Mea Culpa

Tuesday, December 11, 2012

Entrepreneur Derek Sivers explains why he cut a couple of chapters out of a book. By his description, they sounded interesting, but he seems to have realized that his motive for writing them -- to vent -- was wrong. He also further realized the following:

  • I let the culture of the company get corrupted.
  • I ignored problems instead of nipping them in the bud.
  • I was aloof and away instead of managing or training managers.
  • I confused everyone by sharing my daily thoughts before they had cemented into decisions.
  • I announced decisions, then assumed they were being done, without following-up to ensure.
  • I whimsically delegated to the wrong people, avoiding the mental work of choosing wisely.
  • (I could list another 20 of these, but you get the idea.)
Sivers tells this story as a way of introducing the phrase "Everything is my fault" as "one of those base rules like 'people mean well' that's more fun to believe, and have a few exceptions, than to not believe at all." I see it a little differently: It's more of a useful way to remind oneself to look for one's own role in causing or worsening the consequences of almost any adverse circumstance. It is a way to provoke introspective questions that could be useful in navigating or avoiding such circumstances again in the future. Particularly regarding misunderstandings, it is much more common for both parties to carry some share of the blame than for everything to be one person's fault.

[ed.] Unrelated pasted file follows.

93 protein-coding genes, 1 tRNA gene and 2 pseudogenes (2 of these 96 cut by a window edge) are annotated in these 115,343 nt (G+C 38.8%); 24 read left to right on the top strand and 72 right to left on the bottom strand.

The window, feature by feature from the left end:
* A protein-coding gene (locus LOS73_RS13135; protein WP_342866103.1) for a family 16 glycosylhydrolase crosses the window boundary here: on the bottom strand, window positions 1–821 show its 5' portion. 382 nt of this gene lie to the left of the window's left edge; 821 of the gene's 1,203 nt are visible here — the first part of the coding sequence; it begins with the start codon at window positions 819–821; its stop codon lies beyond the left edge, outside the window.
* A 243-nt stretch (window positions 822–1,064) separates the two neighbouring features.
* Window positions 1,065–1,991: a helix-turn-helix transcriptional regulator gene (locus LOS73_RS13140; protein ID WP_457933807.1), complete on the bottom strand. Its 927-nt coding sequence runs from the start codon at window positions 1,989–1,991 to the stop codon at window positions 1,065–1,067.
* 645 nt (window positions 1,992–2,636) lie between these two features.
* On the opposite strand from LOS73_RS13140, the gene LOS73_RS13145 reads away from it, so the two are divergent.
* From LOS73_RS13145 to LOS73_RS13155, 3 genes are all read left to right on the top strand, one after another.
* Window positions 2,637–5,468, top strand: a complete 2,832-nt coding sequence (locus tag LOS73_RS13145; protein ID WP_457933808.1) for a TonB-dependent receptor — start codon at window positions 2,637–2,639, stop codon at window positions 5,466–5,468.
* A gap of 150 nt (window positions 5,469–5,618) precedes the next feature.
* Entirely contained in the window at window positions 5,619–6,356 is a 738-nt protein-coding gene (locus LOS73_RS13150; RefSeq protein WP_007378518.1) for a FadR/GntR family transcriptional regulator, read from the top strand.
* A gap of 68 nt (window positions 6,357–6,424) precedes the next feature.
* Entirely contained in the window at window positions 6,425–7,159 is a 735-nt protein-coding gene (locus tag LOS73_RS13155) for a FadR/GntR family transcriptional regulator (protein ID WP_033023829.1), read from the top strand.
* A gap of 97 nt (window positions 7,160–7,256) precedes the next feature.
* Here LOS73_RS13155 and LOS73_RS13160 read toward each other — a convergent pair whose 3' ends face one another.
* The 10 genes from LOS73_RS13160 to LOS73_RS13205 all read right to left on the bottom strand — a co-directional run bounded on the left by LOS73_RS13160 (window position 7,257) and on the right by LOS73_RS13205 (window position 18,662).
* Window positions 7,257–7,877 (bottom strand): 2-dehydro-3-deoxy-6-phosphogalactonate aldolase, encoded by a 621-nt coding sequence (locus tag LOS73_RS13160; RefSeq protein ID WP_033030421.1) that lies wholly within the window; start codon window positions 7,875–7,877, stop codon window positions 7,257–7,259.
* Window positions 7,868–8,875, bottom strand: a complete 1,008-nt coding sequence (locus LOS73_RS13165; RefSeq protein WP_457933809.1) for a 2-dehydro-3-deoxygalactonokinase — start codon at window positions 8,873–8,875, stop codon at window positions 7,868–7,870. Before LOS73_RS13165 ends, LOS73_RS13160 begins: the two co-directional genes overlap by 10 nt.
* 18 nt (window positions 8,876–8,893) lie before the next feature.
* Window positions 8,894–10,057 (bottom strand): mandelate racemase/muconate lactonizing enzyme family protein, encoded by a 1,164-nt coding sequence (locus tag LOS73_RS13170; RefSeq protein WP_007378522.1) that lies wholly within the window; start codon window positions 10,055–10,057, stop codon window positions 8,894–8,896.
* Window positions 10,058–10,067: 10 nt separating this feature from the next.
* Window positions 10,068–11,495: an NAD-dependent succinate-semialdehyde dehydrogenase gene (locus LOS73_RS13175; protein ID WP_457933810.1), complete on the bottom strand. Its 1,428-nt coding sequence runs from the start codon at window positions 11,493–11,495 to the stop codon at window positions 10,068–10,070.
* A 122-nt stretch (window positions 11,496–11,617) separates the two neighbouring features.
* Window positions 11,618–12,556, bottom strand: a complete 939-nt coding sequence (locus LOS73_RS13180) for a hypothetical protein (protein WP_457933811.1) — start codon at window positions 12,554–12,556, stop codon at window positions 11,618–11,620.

Sivers calls his mantra "empowering" and, it certainly is. One either leaves better able to avoid repeating a mistake or better knowing that he really did do his best.

-- CAV


Steve D said...

'my terrible employees staged a mutiny to try to get rid of me'

Good grief. I can scarcely imagine how bad it must have been at his company and so if he let things get that bad, I would be a little suspicious of any advice he might give.

I agree with you, though. I am not sure why believing that everything is my fault should be fun, especially when as you said, in most cases it is not really true; blame is shared. But as a 'technique' to force you to introspect it, makes some sense.

Dismuke said...

I think he is offering good advice - but only to individuals who do NOT suffer from the propensity to take on unearned guilt. I've known a few people who truly need to take the exact OPPOSITE advice.

Gus Van Horn said...


I think the fun the author had came from the feeling of liberation he got from genuine insights his method brought to him. I am sure he felt much less a victim about that particular episode of his life when he realized that there were things he could have done to have headed it off.


That is an excellent point. Perhaps some people need, "I made all that good stuff happen" in a similar way.